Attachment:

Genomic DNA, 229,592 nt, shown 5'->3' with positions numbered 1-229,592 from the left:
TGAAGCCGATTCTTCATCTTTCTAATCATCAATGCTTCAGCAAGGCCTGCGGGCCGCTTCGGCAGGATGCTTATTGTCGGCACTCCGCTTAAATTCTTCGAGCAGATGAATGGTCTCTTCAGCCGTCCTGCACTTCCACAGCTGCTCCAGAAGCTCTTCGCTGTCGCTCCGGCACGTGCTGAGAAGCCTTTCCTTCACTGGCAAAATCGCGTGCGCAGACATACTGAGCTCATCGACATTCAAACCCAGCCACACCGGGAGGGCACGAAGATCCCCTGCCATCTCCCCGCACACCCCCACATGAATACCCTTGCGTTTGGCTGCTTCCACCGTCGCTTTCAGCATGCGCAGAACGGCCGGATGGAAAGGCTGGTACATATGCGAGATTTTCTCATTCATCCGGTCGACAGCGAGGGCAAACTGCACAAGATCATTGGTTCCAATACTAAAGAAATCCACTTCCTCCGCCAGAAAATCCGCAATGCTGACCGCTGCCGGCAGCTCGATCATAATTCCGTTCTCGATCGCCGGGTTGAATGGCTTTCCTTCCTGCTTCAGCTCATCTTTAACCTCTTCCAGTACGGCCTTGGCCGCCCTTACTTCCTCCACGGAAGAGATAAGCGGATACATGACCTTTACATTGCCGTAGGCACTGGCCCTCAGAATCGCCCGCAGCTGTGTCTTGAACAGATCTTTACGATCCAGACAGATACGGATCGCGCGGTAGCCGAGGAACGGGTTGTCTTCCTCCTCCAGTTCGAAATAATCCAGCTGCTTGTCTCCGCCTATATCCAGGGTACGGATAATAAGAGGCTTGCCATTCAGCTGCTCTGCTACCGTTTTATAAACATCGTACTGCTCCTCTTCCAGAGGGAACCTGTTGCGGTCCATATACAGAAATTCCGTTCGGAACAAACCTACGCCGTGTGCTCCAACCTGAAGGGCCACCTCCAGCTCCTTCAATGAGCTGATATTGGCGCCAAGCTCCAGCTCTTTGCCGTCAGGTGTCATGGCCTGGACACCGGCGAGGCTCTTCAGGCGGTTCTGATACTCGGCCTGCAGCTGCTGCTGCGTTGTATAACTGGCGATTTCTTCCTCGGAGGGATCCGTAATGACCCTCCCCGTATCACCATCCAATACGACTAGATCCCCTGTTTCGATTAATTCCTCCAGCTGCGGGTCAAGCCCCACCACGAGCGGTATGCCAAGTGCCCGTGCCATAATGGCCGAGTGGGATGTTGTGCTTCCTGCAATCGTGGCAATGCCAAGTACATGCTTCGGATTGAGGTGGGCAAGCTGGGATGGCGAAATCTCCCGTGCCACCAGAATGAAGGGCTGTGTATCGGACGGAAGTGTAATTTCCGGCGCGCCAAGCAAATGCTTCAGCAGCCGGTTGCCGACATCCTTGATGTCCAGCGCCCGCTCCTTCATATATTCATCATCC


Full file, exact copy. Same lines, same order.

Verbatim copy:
Genomic DNA, 229,592 nt, shown 5'->3' with positions numbered 1-229,592 from the left:
TGAAGCCGATTCTTCATCTTTCTAATCATCAATGCTTCAGCAAGGCCTGCGGGCCGCTTCGGCAGGATGCTTATTGTCGGCACTCCGCTTAAATTCTTCGAGCAGATGAATGGTCTCTTCAGCCGTCCTGCACTTCCACAGCTGCTCCAGAAGCTCTTCGCTGTCGCTCCGGCACGTGCTGAGAAGCCTTTCCTTCACTGGCAAAATCGCGTGCGCAGACATACTGAGCTCATCGACATTCAAACCCAGCCACACCGGGAGGGCACGAAGATCCCCTGCCATCTCCCCGCACACCCCCACATGAATACCCTTGCGTTTGGCTGCTTCCACCGTCGCTTTCAGCATGCGCAGAACGGCCGGATGGAAAGGCTGGTACATATGCGAGATTTTCTCATTCATCCGGTCGACAGCGAGGGCAAACTGCACAAGATCATTGGTTCCAATACTAAAGAAATCCACTTCCTCCGCCAGAAAATCCGCAATGCTGACCGCTGCCGGCAGCTCGATCATAATTCCGTTCTCGATCGCCGGGTTGAATGGCTTTCCTTCCTGCTTCAGCTCATCTTTAACCTCTTCCAGTACGGCCTTGGCCGCCCTTACTTCCTCCACGGAAGAGATAAGCGGATACATGACCTTTACATTGCCGTAGGCACTGGCCCTCAGAATCGCCCGCAGCTGTGTCTTGAACAGATCTTTACGATCCAGACAGATACGGATCGCGCGGTAGCCGAGGAACGGGTTGTCTTCCTCCTCCAGTTCGAAATAATCCAGCTGCTTGTCTCCGCCTATATCCAGGGTACGGATAATAAGAGGCTTGCCATTCAGCTGCTCTGCTACCGTTTTATAAACATCGTACTGCTCCTCTTCCAGAGGGAACCTGTTGCGGTCCATATACAGAAATTCCGTTCGGAACAAACCTACGCCGTGTGCTCCAACCTGAAGGGCCACCTCCAGCTCCTTCAATGAGCTGATATTGGCGCCAAGCTCCAGCTCTTTGCCGTCAGGTGTCATGGCCTGGACACCGGCGAGGCTCTTCAGGCGGTTCTGATACTCGGCCTGCAGCTGCTGCTGCGTTGTATAACTGGCGATTTCTTCCTCGGAGGGATCCGTAATGACCCTCCCCGTATCACCATCCAATACGACTAGATCCCCTGTTTCGATTAATTCCTCCAGCTGCGGGTCAAGCCCCACCACGAGCGGTATGCCAAGTGCCCGTGCCATAATGGCCGAGTGGGATGTTGTGCTTCCTGCAATCGTGGCAATGCCAAGTACATGCTTCGGATTGAGGTGGGCAAGCTGGGATGGCGAAATCTCCCGTGCCACCAGAATGAAGGGCTGTGTATCGGACGGAAGTGTAATTTCCGGCGCGCCAAGCAAATGCTTCAGCAGCCGGTTGCCGACATCCTTGATGTCCAGCGCCCGCTCCTTCATATATTCATCATCC